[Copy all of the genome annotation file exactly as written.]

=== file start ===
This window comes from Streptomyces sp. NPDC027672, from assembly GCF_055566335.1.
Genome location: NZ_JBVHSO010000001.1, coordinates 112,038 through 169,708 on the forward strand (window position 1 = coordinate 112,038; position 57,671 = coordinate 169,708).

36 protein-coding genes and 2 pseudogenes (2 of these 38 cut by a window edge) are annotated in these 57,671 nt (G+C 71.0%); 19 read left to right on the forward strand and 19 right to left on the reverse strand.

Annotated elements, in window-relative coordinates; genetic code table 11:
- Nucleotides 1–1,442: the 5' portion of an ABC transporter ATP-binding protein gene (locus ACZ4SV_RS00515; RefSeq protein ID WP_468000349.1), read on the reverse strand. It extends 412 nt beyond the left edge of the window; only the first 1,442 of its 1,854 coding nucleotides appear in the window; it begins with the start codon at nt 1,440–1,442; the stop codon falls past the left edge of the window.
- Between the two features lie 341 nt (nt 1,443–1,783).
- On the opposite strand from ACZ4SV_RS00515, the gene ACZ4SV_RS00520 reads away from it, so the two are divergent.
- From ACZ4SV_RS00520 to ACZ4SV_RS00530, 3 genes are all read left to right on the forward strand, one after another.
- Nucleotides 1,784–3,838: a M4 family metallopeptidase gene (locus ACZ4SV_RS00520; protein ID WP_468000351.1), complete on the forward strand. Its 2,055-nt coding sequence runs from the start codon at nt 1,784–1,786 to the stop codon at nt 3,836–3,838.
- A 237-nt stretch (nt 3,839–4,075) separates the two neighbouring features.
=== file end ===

This window comes from Streptomyces sp. NPDC027672, from assembly GCF_055566335.1.
Genome location: NZ_JBVHSO010000001.1, coordinates 112,038 through 169,708 on the forward strand (window position 1 = coordinate 112,038; position 57,671 = coordinate 169,708).

36 protein-coding genes and 2 pseudogenes (2 of these 38 cut by a window edge) are annotated in these 57,671 nt (G+C 71.0%); 19 read left to right on the forward strand and 19 right to left on the reverse strand.

Annotated elements, in window-relative coordinates; genetic code table 11:
- Nucleotides 1–1,442: the 5' portion of an ABC transporter ATP-binding protein gene (locus ACZ4SV_RS00515; RefSeq protein ID WP_468000349.1), read on the reverse strand. It extends 412 nt beyond the left edge of the window; only the first 1,442 of its 1,854 coding nucleotides appear in the window; it begins with the start codon at nt 1,440–1,442; the stop codon falls past the left edge of the window.
- Between the two features lie 341 nt (nt 1,443–1,783).
- On the opposite strand from ACZ4SV_RS00515, the gene ACZ4SV_RS00520 reads away from it, so the two are divergent.
- From ACZ4SV_RS00520 to ACZ4SV_RS00530, 3 genes are all read left to right on the forward strand, one after another.
- Nucleotides 1,784–3,838: a M4 family metallopeptidase gene (locus ACZ4SV_RS00520; protein ID WP_468000351.1), complete on the forward strand. Its 2,055-nt coding sequence runs from the start codon at nt 1,784–1,786 to the stop codon at nt 3,836–3,838.
- A 237-nt stretch (nt 3,839–4,075) separates the two neighbouring features.